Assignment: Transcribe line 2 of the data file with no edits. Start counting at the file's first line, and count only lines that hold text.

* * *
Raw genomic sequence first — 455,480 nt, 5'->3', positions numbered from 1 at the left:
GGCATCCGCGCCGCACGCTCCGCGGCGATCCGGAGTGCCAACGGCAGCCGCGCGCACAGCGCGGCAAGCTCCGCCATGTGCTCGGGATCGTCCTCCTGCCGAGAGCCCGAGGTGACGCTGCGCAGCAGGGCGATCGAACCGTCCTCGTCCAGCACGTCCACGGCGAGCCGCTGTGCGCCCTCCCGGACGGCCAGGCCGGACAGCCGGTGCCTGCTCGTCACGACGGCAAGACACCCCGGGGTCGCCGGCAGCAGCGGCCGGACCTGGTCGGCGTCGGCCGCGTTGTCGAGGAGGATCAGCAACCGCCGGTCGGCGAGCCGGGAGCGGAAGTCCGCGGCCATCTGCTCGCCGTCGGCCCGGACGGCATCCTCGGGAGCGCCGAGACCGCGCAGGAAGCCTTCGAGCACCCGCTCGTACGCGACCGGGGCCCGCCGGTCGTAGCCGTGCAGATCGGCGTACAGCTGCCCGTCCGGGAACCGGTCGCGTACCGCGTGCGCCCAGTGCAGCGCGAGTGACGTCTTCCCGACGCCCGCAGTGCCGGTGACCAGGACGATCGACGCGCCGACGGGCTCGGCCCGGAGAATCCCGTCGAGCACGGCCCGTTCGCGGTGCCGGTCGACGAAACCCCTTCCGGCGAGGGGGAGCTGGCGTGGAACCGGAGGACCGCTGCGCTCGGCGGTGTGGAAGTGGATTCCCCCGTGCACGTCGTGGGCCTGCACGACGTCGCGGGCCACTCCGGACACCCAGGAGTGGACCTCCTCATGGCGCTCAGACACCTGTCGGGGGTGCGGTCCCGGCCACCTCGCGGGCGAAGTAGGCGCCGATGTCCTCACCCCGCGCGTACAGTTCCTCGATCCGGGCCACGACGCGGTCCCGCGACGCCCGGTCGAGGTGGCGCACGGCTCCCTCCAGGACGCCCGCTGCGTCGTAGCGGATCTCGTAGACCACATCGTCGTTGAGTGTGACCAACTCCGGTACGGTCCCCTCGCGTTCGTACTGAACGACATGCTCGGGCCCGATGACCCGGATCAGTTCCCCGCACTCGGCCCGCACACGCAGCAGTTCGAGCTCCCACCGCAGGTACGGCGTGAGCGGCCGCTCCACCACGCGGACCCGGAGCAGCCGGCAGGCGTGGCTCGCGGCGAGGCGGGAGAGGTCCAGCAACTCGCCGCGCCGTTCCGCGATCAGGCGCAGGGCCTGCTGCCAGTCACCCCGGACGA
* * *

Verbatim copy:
GGCATCCGCGCCGCACGCTCCGCGGCGATCCGGAGTGCCAACGGCAGCCGCGCGCACAGCGCGGCAAGCTCCGCCATGTGCTCGGGATCGTCCTCCTGCCGAGAGCCCGAGGTGACGCTGCGCAGCAGGGCGATCGAACCGTCCTCGTCCAGCACGTCCACGGCGAGCCGCTGTGCGCCCTCCCGGACGGCCAGGCCGGACAGCCGGTGCCTGCTCGTCACGACGGCAAGACACCCCGGGGTCGCCGGCAGCAGCGGCCGGACCTGGTCGGCGTCGGCCGCGTTGTCGAGGAGGATCAGCAACCGCCGGTCGGCGAGCCGGGAGCGGAAGTCCGCGGCCATCTGCTCGCCGTCGGCCCGGACGGCATCCTCGGGAGCGCCGAGACCGCGCAGGAAGCCTTCGAGCACCCGCTCGTACGCGACCGGGGCCCGCCGGTCGTAGCCGTGCAGATCGGCGTACAGCTGCCCGTCCGGGAACCGGTCGCGTACCGCGTGCGCCCAGTGCAGCGCGAGTGACGTCTTCCCGACGCCCGCAGTGCCGGTGACCAGGACGATCGACGCGCCGACGGGCTCGGCCCGGAGAATCCCGTCGAGCACGGCCCGTTCGCGGTGCCGGTCGACGAAACCCCTTCCGGCGAGGGGGAGCTGGCGTGGAACCGGAGGACCGCTGCGCTCGGCGGTGTGGAAGTGGATTCCCCCGTGCACGTCGTGGGCCTGCACGACGTCGCGGGCCACTCCGGACACCCAGGAGTGGACCTCCTCATGGCGCTCAGACACCTGTCGGGGGTGCGGTCCCGGCCACCTCGCGGGCGAAGTAGGCGCCGATGTCCTCACCCCGCGCGTACAGTTCCTCGATCCGGGCCACGACGCGGTCCCGCGACGCCCGGTCGAGGTGGCGCACGGCTCCCTCCAGGACGCCCGCTGCGTCGTAGCGGATCTCGTAGACCACATCGTCGTTGAGTGTGACCAACTCCGGTACGGTCCCCTCGCGTTCGTACTGAACGACATGCTCGGGCCCGATGACCCGGATCAGTTCCCCGCACTCGGCCCGCACACGCAGCAGTTCGAGCTCCCACCGCAGGTACGGCGTGAGCGGCCGCTCCACCACGCGGACCCGGAGCAGCCGGCAGGCGTGGCTCGCGGCGAGGCGGGAGAGGTCCAGCAACTCGCCGCGCCGTTCCGCGATCAGGCGCAGGGCCTGCTGCCAGTCACCCCGGACGA